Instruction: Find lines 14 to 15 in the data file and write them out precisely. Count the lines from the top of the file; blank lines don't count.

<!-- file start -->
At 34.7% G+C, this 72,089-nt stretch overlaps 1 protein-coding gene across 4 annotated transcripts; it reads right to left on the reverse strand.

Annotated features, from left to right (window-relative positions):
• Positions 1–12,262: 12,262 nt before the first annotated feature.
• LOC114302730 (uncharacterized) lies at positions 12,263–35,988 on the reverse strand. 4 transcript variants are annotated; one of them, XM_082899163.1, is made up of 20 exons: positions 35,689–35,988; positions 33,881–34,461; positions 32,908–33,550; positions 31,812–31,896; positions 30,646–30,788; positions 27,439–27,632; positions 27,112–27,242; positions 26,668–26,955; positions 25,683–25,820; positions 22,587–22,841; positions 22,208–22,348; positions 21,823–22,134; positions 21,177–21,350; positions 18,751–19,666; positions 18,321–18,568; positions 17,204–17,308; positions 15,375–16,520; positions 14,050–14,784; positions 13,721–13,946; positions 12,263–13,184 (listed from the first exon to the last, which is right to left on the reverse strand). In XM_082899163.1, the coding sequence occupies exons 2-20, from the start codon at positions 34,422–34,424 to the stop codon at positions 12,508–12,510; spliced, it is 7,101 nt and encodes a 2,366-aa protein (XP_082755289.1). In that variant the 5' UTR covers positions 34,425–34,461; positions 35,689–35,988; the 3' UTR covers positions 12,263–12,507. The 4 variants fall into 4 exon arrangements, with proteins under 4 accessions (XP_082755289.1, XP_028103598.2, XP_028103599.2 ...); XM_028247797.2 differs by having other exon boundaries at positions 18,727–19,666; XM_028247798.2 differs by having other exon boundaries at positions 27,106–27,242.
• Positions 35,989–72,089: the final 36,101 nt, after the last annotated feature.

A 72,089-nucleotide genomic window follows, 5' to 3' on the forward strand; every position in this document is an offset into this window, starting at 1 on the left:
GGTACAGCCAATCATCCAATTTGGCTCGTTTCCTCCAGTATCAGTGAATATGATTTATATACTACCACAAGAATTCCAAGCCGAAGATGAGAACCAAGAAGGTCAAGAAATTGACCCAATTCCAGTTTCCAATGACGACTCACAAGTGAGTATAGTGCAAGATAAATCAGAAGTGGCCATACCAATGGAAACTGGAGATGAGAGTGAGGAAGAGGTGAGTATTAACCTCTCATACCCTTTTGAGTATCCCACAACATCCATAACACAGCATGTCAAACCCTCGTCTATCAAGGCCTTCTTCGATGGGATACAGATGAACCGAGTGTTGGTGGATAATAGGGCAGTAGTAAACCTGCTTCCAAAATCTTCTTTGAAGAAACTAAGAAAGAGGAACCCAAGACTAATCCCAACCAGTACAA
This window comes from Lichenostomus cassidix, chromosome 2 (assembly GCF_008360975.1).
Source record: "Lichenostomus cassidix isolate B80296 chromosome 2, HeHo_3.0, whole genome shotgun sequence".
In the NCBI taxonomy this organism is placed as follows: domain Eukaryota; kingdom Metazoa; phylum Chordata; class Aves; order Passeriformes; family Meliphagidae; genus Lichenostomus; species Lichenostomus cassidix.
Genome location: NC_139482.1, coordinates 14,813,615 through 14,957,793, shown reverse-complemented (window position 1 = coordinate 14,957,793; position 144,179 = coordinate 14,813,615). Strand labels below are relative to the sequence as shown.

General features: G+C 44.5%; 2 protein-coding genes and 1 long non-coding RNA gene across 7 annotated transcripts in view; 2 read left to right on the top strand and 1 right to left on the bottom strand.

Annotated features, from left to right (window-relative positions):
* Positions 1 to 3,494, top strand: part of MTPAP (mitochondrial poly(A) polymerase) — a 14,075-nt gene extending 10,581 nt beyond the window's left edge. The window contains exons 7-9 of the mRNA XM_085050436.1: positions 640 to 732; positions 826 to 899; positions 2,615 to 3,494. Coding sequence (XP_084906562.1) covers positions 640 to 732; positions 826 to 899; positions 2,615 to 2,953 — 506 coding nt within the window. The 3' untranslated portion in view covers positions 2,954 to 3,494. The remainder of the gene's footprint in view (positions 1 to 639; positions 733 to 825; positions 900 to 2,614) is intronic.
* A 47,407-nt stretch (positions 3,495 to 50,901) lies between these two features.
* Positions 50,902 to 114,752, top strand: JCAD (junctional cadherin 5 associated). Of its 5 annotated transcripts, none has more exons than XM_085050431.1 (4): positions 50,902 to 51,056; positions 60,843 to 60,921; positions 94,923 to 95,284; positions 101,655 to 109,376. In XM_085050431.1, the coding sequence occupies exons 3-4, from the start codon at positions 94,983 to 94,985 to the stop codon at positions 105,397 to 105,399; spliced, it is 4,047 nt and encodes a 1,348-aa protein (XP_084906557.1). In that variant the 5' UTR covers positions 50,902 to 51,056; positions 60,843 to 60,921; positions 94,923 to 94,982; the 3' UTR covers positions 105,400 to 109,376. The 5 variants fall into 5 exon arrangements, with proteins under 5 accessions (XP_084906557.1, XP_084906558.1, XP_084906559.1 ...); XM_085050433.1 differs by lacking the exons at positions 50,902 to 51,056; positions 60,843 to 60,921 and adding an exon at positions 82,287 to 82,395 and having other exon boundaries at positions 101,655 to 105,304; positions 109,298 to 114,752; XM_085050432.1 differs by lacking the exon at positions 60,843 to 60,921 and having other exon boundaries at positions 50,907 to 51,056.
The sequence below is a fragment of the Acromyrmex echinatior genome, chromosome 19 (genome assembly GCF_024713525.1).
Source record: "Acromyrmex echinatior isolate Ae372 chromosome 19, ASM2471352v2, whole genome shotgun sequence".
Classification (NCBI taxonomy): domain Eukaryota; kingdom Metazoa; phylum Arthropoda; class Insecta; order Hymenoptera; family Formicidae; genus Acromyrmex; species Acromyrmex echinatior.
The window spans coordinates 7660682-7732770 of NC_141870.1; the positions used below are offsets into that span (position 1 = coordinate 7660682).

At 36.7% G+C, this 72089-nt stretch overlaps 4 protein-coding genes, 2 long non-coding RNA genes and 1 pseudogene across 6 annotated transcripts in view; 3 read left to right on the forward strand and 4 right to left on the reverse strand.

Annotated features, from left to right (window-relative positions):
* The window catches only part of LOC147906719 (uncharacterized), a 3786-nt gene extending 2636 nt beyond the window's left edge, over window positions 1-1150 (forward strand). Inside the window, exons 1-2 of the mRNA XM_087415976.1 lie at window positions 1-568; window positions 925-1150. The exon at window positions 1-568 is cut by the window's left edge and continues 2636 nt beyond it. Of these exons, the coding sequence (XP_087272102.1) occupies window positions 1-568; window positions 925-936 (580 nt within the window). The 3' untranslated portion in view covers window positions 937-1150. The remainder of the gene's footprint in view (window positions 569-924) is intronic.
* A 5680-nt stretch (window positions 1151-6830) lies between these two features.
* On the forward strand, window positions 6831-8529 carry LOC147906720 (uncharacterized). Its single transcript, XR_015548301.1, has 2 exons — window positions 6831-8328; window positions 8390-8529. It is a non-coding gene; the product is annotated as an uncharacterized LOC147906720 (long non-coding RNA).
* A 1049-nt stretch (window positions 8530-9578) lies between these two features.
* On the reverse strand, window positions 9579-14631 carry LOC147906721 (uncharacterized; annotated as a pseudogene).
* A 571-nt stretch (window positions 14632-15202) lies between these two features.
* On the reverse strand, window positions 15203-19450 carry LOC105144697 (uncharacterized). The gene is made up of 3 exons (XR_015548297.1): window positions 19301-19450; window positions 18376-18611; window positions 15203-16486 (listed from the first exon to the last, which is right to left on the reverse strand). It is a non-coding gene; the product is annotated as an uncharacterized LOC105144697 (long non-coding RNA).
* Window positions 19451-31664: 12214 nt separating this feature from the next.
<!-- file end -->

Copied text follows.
* Positions 1 to 3,494, top strand: part of MTPAP (mitochondrial poly(A) polymerase) — a 14,075-nt gene extending 10,581 nt beyond the window's left edge. The window contains exons 7-9 of the mRNA XM_085050436.1: positions 640 to 732; positions 826 to 899; positions 2,615 to 3,494. Coding sequence (XP_084906562.1) covers positions 640 to 732; positions 826 to 899; positions 2,615 to 2,953 — 506 coding nt within the window. The 3' untranslated portion in view covers positions 2,954 to 3,494. The remainder of the gene's footprint in view (positions 1 to 639; positions 733 to 825; positions 900 to 2,614) is intronic.
* A 47,407-nt stretch (positions 3,495 to 50,901) lies between these two features.